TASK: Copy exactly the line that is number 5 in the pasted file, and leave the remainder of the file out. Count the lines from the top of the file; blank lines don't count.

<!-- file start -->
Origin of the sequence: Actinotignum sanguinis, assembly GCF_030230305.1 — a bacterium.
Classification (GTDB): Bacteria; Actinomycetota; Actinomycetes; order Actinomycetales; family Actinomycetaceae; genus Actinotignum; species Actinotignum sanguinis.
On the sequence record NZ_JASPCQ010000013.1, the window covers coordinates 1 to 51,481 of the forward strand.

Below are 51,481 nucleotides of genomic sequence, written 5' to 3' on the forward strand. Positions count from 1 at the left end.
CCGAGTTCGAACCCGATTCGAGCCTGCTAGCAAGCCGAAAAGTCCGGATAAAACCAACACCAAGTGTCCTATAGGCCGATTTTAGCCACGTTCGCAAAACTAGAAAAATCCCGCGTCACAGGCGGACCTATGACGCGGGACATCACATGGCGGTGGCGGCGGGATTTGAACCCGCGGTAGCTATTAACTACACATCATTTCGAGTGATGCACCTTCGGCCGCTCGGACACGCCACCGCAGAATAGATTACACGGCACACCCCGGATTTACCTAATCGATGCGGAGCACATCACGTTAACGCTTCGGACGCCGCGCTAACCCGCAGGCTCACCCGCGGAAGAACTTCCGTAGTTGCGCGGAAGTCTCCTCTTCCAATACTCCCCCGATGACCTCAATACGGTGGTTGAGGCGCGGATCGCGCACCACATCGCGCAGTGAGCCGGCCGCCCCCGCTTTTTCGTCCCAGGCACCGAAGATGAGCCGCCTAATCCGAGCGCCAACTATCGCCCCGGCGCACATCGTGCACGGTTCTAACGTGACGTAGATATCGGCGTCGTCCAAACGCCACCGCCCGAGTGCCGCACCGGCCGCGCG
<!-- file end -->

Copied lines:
CCGAGTTCGAACCCGATTCGAGCCTGCTAGCAAGCCGAAAAGTCCGGATAAAACCAACACCAAGTGTCCTATAGGCCGATTTTAGCCACGTTCGCAAAACTAGAAAAATCCCGCGTCACAGGCGGACCTATGACGCGGGACATCACATGGCGGTGGCGGCGGGATTTGAACCCGCGGTAGCTATTAACTACACATCATTTCGAGTGATGCACCTTCGGCCGCTCGGACACGCCACCGCAGAATAGATTACACGGCACACCCCGGATTTACCTAATCGATGCGGAGCACATCACGTTAACGCTTCGGACGCCGCGCTAACCCGCAGGCTCACCCGCGGAAGAACTTCCGTAGTTGCGCGGAAGTCTCCTCTTCCAATACTCCCCCGATGACCTCAATACGGTGGTTGAGGCGCGGATCGCGCACCACATCGCGCAGTGAGCCGGCCGCCCCCGCTTTTTCGTCCCAGGCACCGAAGATGAGCCGCCTAATCCGAGCGCCAACTATCGCCCCGGCGCACATCGTGCACGGTTCTAACGTGACGTAGATATCGGCGTCGTCCAAACGCCACCGCCCGAGTGCCGCACCGGCCGCGCG